Munich. BMW has claimed its first victory precisely 399 days, or 21 Grands Prix, after its return to Formula 1 on 12 March 2000 in Melbourne (AUS), where the BMW WilliamsF1 Team made its debut. On 15 April 2001 Ralf Schumacher won the San Marino...
Munich. BMW has claimed its first victory precisely 399 days, or 21 Grands Prix, after its return to Formula 1 on 12 March 2000 in Melbourne (AUS), where the BMW WilliamsF1 Team made its debut. On 15 April 2001 Ralf Schumacher won the San Marino Grand Prix in Imola in the FW23 powered by BMW's ten-cylinder unit. "And the great thing about it," said BMW Motorsport Director Dr Mario Theissen, "Is that he did it in superior style and on his own strength. Achieving this on only our 21st race has clearly exceeded all expectations." Ralf Schumacher had blasted out of third place on the grid to overtake both McLaren-Mercedes, thereby taking the lead and holding firmly on to it.
Said BMW development director Dr Burkhard Goschel, who was at Imola: "Even we didn't think it would happen so quickly, but then speed is a basic tenet of BMW. The speed with which we've won, however, doesn't meant that we're suddenly going to shift our goalposts. We've reached one stage particularly early on and we can be proud of that. But, as before, the world championship title still isn't on the agenda for 2001. This first victory, at any rate, will have a major effect on the company itself: it signifies a tremendous incentive boost for all BMW employees."
BMW Motorsport Directors Mario Theissen and Gerhard Berger wrote a letter of thanks to all BMW employees, honouring the hard work that has been put in particularly at the Formula 1 development centre in Munich, the factory in Landshut and BMW's Research & Development Centre, the so-called FIZ, ever since the company resolved to measure itself against its major rivals again in the top echelon of motor racing. Their message: "BMW Motorsport's victory is a victory for every man and woman working for BMW."
There were other factors behind the success too, as BMW Motorsport Director Gerhard Berger well knows: "All the components were optimal, not just the engine. Ralf drove superbly and was able to rely on a good car, good tyres from Michelin and the first-rate team of Frank Williams and Patrick Head."
Tenth Formula 1 victory for BMW so far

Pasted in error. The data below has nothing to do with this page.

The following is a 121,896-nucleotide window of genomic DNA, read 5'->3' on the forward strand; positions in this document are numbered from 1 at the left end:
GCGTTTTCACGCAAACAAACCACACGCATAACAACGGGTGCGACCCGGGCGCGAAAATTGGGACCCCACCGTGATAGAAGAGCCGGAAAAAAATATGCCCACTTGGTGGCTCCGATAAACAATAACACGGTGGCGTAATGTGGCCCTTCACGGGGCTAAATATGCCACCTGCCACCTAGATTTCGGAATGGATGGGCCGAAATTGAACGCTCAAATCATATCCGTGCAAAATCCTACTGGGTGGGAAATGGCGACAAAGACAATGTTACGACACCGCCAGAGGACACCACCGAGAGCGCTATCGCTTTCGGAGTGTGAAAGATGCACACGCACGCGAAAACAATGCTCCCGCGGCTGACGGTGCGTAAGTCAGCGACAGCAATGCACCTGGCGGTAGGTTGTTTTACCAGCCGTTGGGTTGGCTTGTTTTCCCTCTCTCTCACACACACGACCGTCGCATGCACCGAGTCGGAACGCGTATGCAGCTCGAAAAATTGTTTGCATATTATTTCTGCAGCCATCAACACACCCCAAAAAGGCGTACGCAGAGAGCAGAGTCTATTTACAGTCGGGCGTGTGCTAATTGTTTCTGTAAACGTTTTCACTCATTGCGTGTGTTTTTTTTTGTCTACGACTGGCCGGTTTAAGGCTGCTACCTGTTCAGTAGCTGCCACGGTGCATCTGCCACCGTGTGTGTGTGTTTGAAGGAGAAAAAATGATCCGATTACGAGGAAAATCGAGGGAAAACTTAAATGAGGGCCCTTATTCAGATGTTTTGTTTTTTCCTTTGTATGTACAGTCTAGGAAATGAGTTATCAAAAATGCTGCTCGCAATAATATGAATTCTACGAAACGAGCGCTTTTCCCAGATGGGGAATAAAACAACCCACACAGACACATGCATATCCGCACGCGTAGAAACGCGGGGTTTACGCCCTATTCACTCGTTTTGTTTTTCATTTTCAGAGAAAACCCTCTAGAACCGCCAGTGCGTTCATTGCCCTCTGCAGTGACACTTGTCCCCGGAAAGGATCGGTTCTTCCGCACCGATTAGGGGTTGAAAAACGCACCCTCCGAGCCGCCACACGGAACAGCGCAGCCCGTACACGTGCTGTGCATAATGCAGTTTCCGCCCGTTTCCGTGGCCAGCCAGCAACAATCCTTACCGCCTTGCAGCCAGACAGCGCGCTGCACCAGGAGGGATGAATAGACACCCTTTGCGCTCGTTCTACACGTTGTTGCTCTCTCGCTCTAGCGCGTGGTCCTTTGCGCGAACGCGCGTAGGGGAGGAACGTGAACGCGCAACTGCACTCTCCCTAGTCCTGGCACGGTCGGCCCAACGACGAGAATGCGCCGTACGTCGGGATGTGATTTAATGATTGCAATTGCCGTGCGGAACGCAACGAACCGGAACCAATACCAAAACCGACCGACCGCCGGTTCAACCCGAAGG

First podium place at Imola was the tenth F1 triumph for BMW in total. Gerhard Berger had gleaned the previous victory for the company fourteen and a half years ago, on 12 October 1986 in Mexico, on Benetton BMW. Prior to that, BMW had already made Formula 1 history in 1983 thanks to Nelson Piquet, who with his Brabham BMW became the first world champion of the turbo era.
For WilliamsF1, Imola 2001 brought the 104th GP win. "It's a great day for us all - for WilliamsF1, for BMW and for Michelin. Everyone has worked very hard and earned this success," beamed team manager Frank Williams, who last celebrated victory in 1997.
BMW's Formula 1 comeback
On 8 September 1997, at the Frankfurt Motor Show, BMW announced its decision that, after an absence of twelve years, it would be returning to Formula 1 in the 2000 season with WilliamsF1.
Paul Rosche built the first BMW V10-cylinder for the F1 venture, which powered the FW 22 in 2000, and oversaw the construction of the new engine factory in Munich in the immediate vicinity of BMW's Research & Development Centre. On 1 October 1998 Gerhard Berger took up his post as Motorsport Director. In December 1998 BMW signed on Jorg Muller as its Formula 1 test driver. In April 1999, engineering expert Dr. Mario Theissen became the second Motorsport Director. On 27 April 1999 at 9.26 am, BMW took the engine out on its first test drive at the company's test circuit in Miramas (F).
By summer 1999 the team had grown to almost 200 members. Paul Rosche, who retired at the end of 1999 aged 65, was showing his successor Dr Werner Laurenz the ropes as new director of F1 development.
In the 2000 season, reliability and a steady development process propelled the BMW WilliamsF1 Team straight into third place in the constructors' rankings of the FIA Formula 1 World Championship. They claimed three third places on the podium. Ralf Schumacher had clinched the first of these at the season opener in Melbourne, thus achieving the most successful F1 entry for an engine manufacturer since 1967. He similarly took third place in Spa and in Monza. In total, the German-British venture notched up 14 placings among the first six during the first year, earning it 36 world championship points.
Ralf Schumacher's second place in the qualifying for the Brazilian Grand Prix on 31 March 2001 had gained the BMW WilliamsF1 Team a place on the front row of the grid for the first time. 15 days later he gave them their first Grand Prix victory.